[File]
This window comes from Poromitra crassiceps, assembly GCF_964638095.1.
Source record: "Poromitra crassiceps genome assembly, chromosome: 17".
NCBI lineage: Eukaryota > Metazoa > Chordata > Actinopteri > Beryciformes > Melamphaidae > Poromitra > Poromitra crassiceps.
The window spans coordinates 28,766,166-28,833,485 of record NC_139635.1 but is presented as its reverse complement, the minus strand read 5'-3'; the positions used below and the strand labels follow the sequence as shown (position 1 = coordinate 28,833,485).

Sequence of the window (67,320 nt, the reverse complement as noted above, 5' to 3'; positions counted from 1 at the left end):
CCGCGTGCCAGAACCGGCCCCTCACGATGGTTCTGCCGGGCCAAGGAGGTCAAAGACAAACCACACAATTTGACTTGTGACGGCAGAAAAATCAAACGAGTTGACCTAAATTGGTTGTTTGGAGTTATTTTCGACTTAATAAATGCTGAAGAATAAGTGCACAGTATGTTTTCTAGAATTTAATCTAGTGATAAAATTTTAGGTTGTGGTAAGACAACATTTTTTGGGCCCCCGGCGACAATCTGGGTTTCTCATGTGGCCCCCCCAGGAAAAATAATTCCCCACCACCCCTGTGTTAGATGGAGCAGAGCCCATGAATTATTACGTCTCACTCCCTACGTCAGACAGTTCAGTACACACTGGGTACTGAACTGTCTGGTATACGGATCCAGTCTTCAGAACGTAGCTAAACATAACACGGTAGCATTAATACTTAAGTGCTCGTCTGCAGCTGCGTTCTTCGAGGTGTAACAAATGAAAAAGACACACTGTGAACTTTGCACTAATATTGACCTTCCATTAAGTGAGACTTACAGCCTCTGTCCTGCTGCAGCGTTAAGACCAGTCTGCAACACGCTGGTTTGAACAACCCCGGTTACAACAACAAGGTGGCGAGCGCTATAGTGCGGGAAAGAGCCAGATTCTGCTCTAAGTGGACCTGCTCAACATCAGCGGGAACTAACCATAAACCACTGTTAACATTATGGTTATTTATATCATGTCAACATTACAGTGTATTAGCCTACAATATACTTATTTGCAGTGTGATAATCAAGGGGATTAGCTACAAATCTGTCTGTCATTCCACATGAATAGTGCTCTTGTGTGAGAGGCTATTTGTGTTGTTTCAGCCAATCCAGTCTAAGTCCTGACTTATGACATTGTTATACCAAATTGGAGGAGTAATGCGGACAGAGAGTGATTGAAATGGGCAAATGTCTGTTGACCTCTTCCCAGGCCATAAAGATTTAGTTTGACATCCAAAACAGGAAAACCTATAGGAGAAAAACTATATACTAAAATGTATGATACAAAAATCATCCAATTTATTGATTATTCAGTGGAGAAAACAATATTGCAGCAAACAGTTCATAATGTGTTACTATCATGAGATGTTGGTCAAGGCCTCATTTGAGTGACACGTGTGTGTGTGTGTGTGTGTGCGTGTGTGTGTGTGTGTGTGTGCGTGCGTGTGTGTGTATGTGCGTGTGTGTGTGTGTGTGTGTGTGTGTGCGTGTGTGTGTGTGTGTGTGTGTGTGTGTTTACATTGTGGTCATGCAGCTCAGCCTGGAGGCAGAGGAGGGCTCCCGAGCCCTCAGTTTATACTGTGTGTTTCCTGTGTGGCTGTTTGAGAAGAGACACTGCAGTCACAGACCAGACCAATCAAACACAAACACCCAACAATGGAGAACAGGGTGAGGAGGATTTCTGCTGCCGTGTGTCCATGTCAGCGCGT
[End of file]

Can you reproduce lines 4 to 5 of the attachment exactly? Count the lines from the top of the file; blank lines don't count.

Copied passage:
The window spans coordinates 28,766,166-28,833,485 of record NC_139635.1 but is presented as its reverse complement, the minus strand read 5'-3'; the positions used below and the strand labels follow the sequence as shown (position 1 = coordinate 28,833,485).

Sequence of the window (67,320 nt, the reverse complement as noted above, 5' to 3'; positions counted from 1 at the left end):